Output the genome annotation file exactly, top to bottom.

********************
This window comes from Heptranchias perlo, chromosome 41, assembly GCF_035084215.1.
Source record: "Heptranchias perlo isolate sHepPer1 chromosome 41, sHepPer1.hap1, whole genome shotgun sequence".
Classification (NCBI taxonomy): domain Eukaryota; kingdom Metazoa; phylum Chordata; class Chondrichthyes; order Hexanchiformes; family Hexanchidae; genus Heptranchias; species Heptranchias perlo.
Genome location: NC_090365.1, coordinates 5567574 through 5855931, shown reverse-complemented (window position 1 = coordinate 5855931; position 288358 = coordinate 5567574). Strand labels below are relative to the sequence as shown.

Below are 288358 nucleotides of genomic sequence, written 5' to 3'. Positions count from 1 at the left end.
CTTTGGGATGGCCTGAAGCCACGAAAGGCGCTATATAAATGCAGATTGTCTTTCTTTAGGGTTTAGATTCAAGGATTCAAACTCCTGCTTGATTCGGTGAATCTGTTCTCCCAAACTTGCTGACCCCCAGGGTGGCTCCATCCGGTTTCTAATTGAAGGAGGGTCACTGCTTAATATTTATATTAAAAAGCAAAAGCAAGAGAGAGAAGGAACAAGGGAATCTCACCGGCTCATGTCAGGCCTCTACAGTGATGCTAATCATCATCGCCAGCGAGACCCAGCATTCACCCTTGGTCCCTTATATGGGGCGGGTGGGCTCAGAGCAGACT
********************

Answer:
This window comes from Heptranchias perlo, chromosome 41, assembly GCF_035084215.1.
Source record: "Heptranchias perlo isolate sHepPer1 chromosome 41, sHepPer1.hap1, whole genome shotgun sequence".
Classification (NCBI taxonomy): domain Eukaryota; kingdom Metazoa; phylum Chordata; class Chondrichthyes; order Hexanchiformes; family Hexanchidae; genus Heptranchias; species Heptranchias perlo.
Genome location: NC_090365.1, coordinates 5567574 through 5855931, shown reverse-complemented (window position 1 = coordinate 5855931; position 288358 = coordinate 5567574). Strand labels below are relative to the sequence as shown.

Below are 288358 nucleotides of genomic sequence, written 5' to 3'. Positions count from 1 at the left end.
CTTTGGGATGGCCTGAAGCCACGAAAGGCGCTATATAAATGCAGATTGTCTTTCTTTAGGGTTTAGATTCAAGGATTCAAACTCCTGCTTGATTCGGTGAATCTGTTCTCCCAAACTTGCTGACCCCCAGGGTGGCTCCATCCGGTTTCTAATTGAAGGAGGGTCACTGCTTAATATTTATATTAAAAAGCAAAAGCAAGAGAGAGAAGGAACAAGGGAATCTCACCGGCTCATGTCAGGCCTCTACAGTGATGCTAATCATCATCGCCAGCGAGACCCAGCATTCACCCTTGGTCCCTTATATGGGGCGGGTGGGCTCAGAGCAGACT